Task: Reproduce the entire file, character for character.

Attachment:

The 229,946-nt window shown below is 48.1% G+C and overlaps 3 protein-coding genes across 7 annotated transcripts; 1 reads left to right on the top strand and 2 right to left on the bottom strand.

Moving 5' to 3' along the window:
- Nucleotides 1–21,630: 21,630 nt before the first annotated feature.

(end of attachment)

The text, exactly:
The 229,946-nt window shown below is 48.1% G+C and overlaps 3 protein-coding genes across 7 annotated transcripts; 1 reads left to right on the top strand and 2 right to left on the bottom strand.

Moving 5' to 3' along the window:
- Nucleotides 1–21,630: 21,630 nt before the first annotated feature.